The terrifying image of Joshimath slowly sinking was released by the Indian Space Research Organization (ISRO).
As building cracks deepen, the land subsidence issue in Joshimath, Uttarkhand, has caused panic among the locals. The terrifying image of Joshimath slowly sinking was released by the Indian Space Research Organization (ISRO). Images captured by ISRO's Cartosat-2 satellite show the subsidence in Joshimath very clearly.
This report was created by the Indian Institute of Remote Sensing (IIRS) using satellite images of the Joshimath region taken at various points in time. Between July 2020 and March 2022, scientists from IIRS Dehradun surveyed Joshimath and a six-kilometer radius around it. And based on this, Joshimath sank up to 5.4 cm between December 27, 2022, and January 8, 2023, or in just 12 days.
Joshimath had already decreased by 9 cm before this, or over the course of seven months from April 2022 to November 2022, to be exact. This indicates that within the past 12 days, more than half of the subsidence that occurred over the past seven months has taken place.
Joshimath's sinking process is not new, and the report claims that Joshimath starts to sink by about 6.62 cm, or 2.60 inches, every year. The Joshimath landslide increased significantly and started sliding down very quickly between the last week of December and the first week of January, according to ISRO's Organization National Remote Sensing Center, or NSRC. Around the same time, cracks began to appear in people's homes there, and these cracks quickly spread to include homes, hotels, roads, and even farms.
Satellite images show that Central Joshimath, including the Army Helipad and Narsingh Temple, is within this zone. The maximum subsidence has been seen close to Joshimath-Auli Road at a height of about 7152 feet, indicating that the road is extremely dangerous.
Additionally, Joshimath's army helipad and the entire city, including the Narasimha temple, have been designated as sensitive areas in these satellite images. The people of Joshimath are now demanding a robust action plan with compensation from the government as a result of these images from ISRO, which have heightened their concerns.
The District Magistrate reports that approximately 170 people have already evacuated Joshimath, and many of them have received relief. On Joshimath, the government has yet to come up with a foolproof plan, which the public is still waiting for.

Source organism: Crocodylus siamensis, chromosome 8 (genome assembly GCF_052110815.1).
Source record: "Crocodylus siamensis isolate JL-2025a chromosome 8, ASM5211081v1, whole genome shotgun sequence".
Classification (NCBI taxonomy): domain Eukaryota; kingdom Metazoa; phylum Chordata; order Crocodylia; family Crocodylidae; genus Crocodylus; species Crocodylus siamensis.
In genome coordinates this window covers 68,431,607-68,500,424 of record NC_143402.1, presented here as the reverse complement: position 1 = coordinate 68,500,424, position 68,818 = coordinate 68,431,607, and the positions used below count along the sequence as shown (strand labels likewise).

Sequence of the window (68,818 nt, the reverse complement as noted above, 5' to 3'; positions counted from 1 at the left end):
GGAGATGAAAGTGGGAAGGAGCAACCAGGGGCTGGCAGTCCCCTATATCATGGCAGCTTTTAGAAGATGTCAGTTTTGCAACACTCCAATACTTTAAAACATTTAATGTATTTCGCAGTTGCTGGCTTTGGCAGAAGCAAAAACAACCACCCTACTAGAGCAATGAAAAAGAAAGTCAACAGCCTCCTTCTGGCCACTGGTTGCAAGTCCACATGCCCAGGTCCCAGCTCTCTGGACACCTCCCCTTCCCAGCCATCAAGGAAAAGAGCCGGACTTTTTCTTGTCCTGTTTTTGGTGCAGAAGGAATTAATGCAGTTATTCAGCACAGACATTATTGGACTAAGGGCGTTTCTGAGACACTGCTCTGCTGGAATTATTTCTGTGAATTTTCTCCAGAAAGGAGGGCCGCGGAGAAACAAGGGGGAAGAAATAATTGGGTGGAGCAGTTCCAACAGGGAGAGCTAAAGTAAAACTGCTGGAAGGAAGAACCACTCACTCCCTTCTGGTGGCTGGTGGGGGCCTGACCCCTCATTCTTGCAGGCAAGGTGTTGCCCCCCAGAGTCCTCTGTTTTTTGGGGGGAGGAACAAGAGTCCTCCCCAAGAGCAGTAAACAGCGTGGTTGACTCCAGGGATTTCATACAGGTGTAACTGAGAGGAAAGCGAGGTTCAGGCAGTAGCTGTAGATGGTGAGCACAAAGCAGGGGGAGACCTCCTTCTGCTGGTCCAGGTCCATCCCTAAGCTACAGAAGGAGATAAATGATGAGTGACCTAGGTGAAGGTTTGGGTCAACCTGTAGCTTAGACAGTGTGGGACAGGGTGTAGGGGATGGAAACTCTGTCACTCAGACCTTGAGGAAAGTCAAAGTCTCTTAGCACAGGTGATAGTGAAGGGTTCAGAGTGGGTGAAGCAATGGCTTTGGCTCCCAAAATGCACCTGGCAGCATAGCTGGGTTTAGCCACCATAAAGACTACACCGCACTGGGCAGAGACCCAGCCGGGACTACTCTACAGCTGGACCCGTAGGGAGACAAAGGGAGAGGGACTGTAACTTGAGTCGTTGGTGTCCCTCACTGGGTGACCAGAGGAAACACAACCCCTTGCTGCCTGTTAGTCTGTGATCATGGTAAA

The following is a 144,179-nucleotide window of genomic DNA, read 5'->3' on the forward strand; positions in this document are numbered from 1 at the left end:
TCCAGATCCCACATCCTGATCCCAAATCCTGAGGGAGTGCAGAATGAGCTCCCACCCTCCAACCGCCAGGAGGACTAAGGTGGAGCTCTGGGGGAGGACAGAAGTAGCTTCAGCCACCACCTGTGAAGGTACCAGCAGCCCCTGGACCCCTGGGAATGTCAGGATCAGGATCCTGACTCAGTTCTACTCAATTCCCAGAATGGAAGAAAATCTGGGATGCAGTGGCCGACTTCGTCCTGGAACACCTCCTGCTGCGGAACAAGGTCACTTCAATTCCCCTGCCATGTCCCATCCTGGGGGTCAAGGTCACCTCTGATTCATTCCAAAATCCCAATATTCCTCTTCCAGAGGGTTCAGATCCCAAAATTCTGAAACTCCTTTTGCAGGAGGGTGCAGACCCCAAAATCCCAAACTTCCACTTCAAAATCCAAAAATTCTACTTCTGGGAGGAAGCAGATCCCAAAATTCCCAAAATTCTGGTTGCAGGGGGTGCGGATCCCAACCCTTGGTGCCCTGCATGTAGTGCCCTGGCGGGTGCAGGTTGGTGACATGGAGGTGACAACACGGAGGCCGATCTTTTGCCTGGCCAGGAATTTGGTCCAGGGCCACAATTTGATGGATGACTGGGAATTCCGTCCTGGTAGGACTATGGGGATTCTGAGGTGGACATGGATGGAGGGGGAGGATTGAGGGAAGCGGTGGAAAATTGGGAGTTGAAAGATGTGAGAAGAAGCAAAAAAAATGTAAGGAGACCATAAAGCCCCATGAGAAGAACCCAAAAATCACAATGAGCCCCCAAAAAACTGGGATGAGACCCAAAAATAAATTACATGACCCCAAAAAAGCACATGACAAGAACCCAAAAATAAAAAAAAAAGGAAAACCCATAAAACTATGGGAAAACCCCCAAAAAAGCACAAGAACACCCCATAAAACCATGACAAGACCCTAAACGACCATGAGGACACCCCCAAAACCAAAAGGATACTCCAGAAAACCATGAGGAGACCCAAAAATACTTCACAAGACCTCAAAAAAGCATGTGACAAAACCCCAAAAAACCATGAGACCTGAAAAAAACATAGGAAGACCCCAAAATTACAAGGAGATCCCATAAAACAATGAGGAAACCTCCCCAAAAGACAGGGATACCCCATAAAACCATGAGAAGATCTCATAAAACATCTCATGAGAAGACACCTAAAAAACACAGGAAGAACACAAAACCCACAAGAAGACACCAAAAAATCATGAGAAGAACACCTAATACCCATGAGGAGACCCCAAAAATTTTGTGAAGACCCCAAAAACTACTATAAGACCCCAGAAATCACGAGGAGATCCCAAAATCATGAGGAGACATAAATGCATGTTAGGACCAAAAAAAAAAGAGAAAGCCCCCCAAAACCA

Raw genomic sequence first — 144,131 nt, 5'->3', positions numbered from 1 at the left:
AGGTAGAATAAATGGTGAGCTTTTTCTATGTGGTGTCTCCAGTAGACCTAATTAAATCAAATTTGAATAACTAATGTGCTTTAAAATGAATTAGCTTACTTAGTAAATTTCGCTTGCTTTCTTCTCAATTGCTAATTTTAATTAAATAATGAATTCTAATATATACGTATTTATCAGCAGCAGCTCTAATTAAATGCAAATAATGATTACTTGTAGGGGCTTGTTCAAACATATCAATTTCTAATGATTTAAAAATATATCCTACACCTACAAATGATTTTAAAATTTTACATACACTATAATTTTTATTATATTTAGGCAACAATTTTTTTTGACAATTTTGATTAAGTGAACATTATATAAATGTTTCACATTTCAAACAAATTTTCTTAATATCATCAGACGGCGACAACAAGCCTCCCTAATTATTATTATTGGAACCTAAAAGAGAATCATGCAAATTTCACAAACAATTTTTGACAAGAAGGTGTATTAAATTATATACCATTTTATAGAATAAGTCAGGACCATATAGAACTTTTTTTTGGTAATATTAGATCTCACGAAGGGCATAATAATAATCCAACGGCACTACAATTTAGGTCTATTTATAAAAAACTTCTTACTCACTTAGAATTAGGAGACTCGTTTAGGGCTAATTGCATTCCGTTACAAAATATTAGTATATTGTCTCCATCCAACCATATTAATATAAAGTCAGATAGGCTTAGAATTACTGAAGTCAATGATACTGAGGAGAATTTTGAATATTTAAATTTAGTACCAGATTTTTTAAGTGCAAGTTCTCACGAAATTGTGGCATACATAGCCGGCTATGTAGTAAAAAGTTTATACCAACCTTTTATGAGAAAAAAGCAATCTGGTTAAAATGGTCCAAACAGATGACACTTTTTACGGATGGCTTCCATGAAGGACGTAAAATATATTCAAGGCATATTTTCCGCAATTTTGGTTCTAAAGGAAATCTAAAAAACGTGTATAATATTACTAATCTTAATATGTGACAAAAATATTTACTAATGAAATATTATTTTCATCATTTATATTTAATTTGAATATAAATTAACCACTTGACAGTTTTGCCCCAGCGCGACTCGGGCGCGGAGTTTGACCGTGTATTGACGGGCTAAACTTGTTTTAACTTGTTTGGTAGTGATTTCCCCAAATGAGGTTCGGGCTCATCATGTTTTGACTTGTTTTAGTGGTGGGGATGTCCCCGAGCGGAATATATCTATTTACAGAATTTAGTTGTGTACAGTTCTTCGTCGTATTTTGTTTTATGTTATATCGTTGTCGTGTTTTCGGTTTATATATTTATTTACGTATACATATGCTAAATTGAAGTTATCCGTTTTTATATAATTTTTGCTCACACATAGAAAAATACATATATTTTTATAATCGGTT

Cabinet meeting decisions regarding subsidence issue
The state government has set aside Rs 45 crore to provide interim assistance of Rs 1.50 lakh to those Joshimath residents who were forced to leave their homes and relocate. This will allow them to take care of their immediate needs. Five locations close by have been chosen for these people's rehabilitation. In addition, the government will give those who were renting housing Rs 5,000 per month for six months.
This amount may be increased based on the District Magistrate of Chamoli's recommendation. Those who are residing in the relief camp will each receive Rs 450 for food. In addition, water and electricity bills have been waived from November 2022 to April 2023 for a period of six months.
Similar to this, bank recovery has been prohibited for Joshimath residents who were affected by the disaster for the following year, meaning they have received debt relief during that time. Additionally, the government has announced financial aid for animal feed for herders of livestock.
Additionally, all of the state government's ministers, including the chief minister, have declared that they will donate one month's pay to the chief minister's relief fund, which will be used to aid the Joshimath disaster victims. The Uttarakhand government is looking into the cause of the Joshimath incident and has acknowledged that it is a natural disaster.